Monday, August 12, 2013

The SBC church of 1973

Have you read this story?

     In the midst of the Vietnam War, after a bomb destroyed his family home and killed his wife and two of his sons, a desperate father grabbed his infant boy and fled into the forest.
     There they stayed for 40 years, where, if Vietnamese media are to be believed, they lived in the wild and made no attempts to contact the outside world. Viet Nam News, an English news service, reports locals from the Tra Xinh Commune in Tay Tra District spotted the two several days ago and alerted police, who found them in a remote patch of jungle, living in a handmade hut, lifted several feet off the forest floor.
Old heads will recall a Japanese WWII soldier emerging from the Philippine jungle almost three decades after the end of that war.

Rip Van Winkle stories, sans the sleep.

Suppose some Southern Baptist had a 40 year nap and went to church last Sunday. What would surprise him?

SBC churches are, and have been, quite varied but here are some things that would have surprised me had I returned to church after a 40 year hiatus and had no knowledge of events since that time.

Worship seems to have changed.

What's with all the screens, speakers, mikes?

Why do folks in church hold a hymnal but also have the words and some nifty background scenes projected onto a screen?

The pastor - why is he miked up with a tiny wireless face mic and roaming all over the platform rather than standing behind a pulpit.

No choir robes?

You know, this reminds me more of some concerts I attended back in the 1970s than a worship service. It's all about performance and entertainment.

Is this a rehearsal service? The pastor isn't even wearing a tie. A shirt tail out? Really. Goatee? Is that a tattoo?

What happened to the Cooperative Program?

We were giving over 10% to the CP in the 1970s. Now it is about half that. Why?

The Conservative Resurgence?

 Moderates? Who are they?

What's a satellite church anyway? You mean churches don't start missions anymore; they franchise additional locations of the same church?

I don't recognize all these little dittys we're singing, but I like some of them.

What's an elder anyway, and what was wrong with just having a pastor and associate pastors?

You mean there are a couple hundred of these megachurches, not just FBC Dallas and Bellevue?

What happened to Sunday School?

You mean I can attend a worship service on Saturday afternoon and skip worship on the Lord's Day altogether?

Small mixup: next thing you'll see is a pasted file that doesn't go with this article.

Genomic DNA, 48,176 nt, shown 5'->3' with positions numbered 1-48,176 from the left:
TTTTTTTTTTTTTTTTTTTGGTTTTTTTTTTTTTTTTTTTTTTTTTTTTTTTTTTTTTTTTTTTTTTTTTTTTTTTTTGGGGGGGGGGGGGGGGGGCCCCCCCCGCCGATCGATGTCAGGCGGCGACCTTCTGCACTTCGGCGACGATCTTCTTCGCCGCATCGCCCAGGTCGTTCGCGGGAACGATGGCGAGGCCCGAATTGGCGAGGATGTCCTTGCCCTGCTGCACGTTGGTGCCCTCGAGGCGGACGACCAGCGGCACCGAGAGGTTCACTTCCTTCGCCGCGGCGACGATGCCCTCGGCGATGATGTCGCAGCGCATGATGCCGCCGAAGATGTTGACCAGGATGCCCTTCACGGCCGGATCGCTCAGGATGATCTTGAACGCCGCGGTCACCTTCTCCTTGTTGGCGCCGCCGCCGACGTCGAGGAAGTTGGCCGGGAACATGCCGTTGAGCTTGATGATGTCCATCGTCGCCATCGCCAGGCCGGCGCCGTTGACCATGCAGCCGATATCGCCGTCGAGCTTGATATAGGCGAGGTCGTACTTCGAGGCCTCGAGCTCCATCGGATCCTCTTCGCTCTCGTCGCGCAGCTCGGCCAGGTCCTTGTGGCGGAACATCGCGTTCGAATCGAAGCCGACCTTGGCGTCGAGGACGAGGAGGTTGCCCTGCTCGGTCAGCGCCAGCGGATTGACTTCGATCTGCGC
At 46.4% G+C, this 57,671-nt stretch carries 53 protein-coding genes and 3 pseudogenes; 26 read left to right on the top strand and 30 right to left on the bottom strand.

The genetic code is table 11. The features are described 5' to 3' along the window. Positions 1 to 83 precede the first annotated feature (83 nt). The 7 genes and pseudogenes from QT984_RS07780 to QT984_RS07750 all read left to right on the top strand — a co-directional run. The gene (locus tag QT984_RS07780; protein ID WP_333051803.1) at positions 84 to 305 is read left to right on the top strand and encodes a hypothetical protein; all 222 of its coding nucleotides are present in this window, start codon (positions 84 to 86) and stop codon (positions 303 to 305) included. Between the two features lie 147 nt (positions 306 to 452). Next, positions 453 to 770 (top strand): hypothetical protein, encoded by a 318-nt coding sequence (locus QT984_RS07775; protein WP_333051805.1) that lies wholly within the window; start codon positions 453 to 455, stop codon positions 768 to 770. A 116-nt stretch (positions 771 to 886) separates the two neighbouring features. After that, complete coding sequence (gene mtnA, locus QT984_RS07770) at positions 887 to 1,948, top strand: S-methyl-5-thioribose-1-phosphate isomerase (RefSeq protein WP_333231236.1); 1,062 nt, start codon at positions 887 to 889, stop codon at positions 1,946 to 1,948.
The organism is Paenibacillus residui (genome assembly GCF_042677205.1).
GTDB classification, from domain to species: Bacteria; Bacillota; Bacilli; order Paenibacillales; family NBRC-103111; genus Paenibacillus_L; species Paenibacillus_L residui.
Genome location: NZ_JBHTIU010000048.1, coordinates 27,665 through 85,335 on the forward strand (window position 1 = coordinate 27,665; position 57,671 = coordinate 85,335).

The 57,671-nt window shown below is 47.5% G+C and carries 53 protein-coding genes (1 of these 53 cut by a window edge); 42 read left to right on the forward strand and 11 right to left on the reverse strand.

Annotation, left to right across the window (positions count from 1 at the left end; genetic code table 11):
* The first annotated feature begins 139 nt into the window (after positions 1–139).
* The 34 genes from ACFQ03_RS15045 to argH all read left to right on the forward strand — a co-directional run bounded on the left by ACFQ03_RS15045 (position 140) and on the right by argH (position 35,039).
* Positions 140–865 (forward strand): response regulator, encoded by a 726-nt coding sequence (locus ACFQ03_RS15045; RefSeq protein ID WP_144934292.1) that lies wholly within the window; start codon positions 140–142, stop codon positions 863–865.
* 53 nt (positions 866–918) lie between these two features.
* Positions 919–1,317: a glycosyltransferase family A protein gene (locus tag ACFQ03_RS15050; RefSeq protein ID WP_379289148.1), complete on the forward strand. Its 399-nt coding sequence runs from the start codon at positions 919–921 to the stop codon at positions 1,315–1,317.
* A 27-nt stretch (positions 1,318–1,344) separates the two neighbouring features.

Some of these people are fiddling with their little Star Trek handheld gadgets in church. Toys? Oh, phones. And you say they can follow the Scripture reading on these phones? And even do their giving?

The average SBC pastor makes $60,000 or so? Wow. Oh, a gallon of gas costs about $3.50.

So, the church got rid of the pastorium years ago?

Why does the church need six full time ministers instead of just a pastor, music guy, and youth guy?

No kidding? Some pastors get the month of August off? And some get several months for a sabbatical?

You mean I can't just walk forward and join a church anymore? I have to go through a class?

Really, no one uses evangelists anymore? Churches don't have two revivals each year?

We are a declining denomination?

Baptisms have trended downward for all the years I was away?


Anonymous said...

I was sitting here speculating about what they would say and I would say that you hit the nail on the head.

Lots of changes--some good and some not so good but then, that's human nature.

And Southern Baptists are definitely human.

Anonymous said...

Lots of food for thought here. Can't help but wonder how someone who had maybe been out of touch for the forty years from 1933 to 1973 would have reacted to the 1973 church. As a child of that era, I seem to remember a lot of reaction to the new things introduced to many SBC churches during the seventies. Guitars and drums in worship. The contemporary songs made popular by the Jesus Movement and various youth choir musicals shook up a lot of our members in 1973. I'll never forget the first Sunday evening when one of the deacon's wives wore (gasp!) pants to church. As for declining baptisms today, I remember that multiple baptisms for a single person were quite common in my church during the seventies and beyond. A child was baptized, and then later would choose to be re-baptized as a youth now that they "really understood what they were doing." I don't see as much of that any more at least in my congregation. Our church gave more to the cooperative program, but during that time very few laypeople were personally involved in mission trips or projects. Missions was very much a study and give- not a go myself endeavor.Today, many people in my church have been on several mission trips and have done "hands-on" work to help our church plant new churches. As I stand at my church door in 2013, I can honestly say I still love God,I still love being Baptist and I can't wait to see what my church looks like in 2053!